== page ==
of legislation or the law actually catching up with tikanga. When she said that, I thought of the fisheries settlement—particularly that part
surrounding the Kermadecs Island North of NZ. It passed through this House. Everyone was happy because the protection of our fishing rights was ensconced
in legislation, and then, over recent weeks, things about the legislation seem to have been forgotten. I think it is incumbent on all of us, those
of us who sit in this House, and those of you who have come, sitting in the gallery, to ensure that we never ever see the river lost to us again.

The good thing about this—and I think she was acknowledged—is that the Mayor of Whanganui is in attendance. Given the history between the council
and local iwi over recent years, I think it augurs well to know that we have the support of the local body in terms of the future of the river. I just
want to acknowledge that and have that placed on the record of Hansard.

When I think about the Whanganui River I recall first hearing the saying “The river is me and I am the river”. I thought that we in Ngāti Hine were the
only iwi who subscribed to that notion when we talked about our traditional river, Taumārere-herehere-i-te-riri. I think it was Mr Davis who talked
about swimming in the local river and learning more about one another—oh, I think it was the member for the Māori Party. Having been brought
up in a place called Mōtatau, I can remember doing the same thing, and when she said about knowing about others, I thought: “Hey, they must have been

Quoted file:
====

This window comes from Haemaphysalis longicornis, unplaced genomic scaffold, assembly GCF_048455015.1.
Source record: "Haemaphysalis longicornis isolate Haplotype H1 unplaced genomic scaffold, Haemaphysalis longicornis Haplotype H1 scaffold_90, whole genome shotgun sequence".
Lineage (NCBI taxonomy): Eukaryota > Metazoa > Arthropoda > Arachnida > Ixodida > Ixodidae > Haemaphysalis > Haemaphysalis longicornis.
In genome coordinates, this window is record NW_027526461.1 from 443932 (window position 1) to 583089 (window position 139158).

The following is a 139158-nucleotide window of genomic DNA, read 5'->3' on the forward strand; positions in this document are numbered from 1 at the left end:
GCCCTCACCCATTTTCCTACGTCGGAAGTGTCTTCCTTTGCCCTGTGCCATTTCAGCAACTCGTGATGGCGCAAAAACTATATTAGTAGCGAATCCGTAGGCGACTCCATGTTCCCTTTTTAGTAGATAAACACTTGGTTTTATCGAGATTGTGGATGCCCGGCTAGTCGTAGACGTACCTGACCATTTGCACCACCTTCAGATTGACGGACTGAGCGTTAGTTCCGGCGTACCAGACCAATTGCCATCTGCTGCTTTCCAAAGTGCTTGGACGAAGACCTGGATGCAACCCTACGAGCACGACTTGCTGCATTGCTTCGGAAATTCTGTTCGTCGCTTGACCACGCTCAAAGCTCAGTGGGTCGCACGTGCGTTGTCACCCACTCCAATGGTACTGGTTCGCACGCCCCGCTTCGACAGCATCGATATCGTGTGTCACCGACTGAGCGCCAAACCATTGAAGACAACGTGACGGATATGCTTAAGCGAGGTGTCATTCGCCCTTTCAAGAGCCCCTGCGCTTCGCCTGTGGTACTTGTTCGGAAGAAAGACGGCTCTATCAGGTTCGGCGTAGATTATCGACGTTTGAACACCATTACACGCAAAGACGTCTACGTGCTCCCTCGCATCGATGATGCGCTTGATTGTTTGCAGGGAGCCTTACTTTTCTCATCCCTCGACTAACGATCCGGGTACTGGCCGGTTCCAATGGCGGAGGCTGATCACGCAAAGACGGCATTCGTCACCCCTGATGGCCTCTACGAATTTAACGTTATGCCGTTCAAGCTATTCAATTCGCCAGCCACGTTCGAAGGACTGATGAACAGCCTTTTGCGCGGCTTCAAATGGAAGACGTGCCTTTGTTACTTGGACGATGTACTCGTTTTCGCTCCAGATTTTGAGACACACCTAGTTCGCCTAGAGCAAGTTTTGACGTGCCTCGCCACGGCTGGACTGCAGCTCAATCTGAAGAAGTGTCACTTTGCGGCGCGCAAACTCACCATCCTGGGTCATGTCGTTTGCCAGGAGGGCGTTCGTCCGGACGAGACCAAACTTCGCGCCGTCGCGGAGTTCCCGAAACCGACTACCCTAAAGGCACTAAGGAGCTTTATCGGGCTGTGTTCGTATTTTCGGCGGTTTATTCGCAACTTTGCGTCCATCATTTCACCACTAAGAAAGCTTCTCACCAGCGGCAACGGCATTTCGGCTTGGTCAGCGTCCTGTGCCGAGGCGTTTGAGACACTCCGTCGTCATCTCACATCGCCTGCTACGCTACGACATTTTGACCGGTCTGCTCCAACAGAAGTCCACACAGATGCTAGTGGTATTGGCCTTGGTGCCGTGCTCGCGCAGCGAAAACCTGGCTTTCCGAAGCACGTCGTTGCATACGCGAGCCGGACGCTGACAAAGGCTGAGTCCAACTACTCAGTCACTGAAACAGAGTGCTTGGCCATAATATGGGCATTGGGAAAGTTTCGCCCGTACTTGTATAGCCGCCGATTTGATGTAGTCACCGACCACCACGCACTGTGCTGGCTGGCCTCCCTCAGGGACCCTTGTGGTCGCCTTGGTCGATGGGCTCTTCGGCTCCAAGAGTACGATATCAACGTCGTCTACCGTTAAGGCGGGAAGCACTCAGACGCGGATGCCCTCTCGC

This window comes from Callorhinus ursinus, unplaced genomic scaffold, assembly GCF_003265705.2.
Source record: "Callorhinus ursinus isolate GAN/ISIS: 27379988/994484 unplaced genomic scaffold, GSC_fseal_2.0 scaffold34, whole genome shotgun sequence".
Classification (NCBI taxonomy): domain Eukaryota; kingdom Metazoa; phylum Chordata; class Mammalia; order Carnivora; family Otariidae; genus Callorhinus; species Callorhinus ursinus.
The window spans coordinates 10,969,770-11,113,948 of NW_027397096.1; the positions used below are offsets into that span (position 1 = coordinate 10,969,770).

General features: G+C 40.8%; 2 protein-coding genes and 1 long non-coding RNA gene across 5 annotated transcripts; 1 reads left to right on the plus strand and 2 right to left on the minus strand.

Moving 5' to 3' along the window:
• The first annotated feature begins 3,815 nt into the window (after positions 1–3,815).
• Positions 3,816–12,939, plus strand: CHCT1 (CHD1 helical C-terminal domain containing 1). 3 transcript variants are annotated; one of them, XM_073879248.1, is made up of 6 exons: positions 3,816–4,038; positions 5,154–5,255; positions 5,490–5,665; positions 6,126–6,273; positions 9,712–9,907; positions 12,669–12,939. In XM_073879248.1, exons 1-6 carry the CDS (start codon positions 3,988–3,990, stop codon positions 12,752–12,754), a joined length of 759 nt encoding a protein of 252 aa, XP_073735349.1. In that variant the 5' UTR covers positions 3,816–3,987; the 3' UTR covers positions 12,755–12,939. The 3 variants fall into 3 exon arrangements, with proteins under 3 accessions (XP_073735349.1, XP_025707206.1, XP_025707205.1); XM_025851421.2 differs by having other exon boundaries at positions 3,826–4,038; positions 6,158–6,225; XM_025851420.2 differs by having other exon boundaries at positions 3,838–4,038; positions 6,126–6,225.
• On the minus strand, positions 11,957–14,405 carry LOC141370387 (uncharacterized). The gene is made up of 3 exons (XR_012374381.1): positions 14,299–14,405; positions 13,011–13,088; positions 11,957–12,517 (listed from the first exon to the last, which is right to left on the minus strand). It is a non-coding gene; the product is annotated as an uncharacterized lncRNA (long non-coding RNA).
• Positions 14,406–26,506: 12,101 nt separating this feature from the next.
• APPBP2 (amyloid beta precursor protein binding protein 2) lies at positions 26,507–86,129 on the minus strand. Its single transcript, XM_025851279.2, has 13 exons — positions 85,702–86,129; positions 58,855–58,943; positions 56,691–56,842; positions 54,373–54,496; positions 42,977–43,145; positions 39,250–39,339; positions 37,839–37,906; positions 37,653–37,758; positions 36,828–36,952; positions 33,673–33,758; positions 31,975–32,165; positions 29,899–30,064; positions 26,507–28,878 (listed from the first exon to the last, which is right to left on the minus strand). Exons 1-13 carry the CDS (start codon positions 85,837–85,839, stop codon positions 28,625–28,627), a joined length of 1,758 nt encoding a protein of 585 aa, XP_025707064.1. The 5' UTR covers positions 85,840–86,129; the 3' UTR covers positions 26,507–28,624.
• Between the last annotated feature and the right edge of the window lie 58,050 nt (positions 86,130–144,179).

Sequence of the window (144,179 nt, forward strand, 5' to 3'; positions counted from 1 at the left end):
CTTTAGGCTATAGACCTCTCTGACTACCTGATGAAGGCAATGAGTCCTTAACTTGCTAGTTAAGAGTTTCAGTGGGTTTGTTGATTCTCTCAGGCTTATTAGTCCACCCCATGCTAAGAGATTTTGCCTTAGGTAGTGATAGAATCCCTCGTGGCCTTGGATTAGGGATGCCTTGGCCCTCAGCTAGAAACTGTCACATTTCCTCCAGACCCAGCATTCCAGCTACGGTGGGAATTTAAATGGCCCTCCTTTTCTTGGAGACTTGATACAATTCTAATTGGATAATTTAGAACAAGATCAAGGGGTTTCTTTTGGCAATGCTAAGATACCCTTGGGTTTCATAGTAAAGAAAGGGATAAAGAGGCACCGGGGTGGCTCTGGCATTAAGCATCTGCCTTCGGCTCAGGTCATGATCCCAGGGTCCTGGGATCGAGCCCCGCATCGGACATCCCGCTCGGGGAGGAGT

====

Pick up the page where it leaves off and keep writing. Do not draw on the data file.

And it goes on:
just like us. We go for a swim, no clothes, and we know what everybody is about.” And those are some of the histories surrounding our rivers—learning
about one another in more ways than one, I might add, but also realising how important the river has been to our tūpuna.

As a young person going to Bay of Islands College and learning about Māori history, I can recall seeing photos of tāua (Māori) holding tuna, (eels) and
the caption saying that these were on the Whanganui River. Again, I liken the Whanganui River to our traditional river of the hau kāinga, (home people)
of Taumārere-herehere-i-te-riri. I welcome this opportunity of contributing to this debate. Kia ora.

NUK KORAKO (National): Representing the Government in power.

To all of you, I know the feeling of coming here, as a son of Kāi Tahu, and to actually be listening to the first reading of your bill. But the really
significant thing about this particular one reminds me of when Kāi Tahu were actually doing not the same thing but a little bit of the same process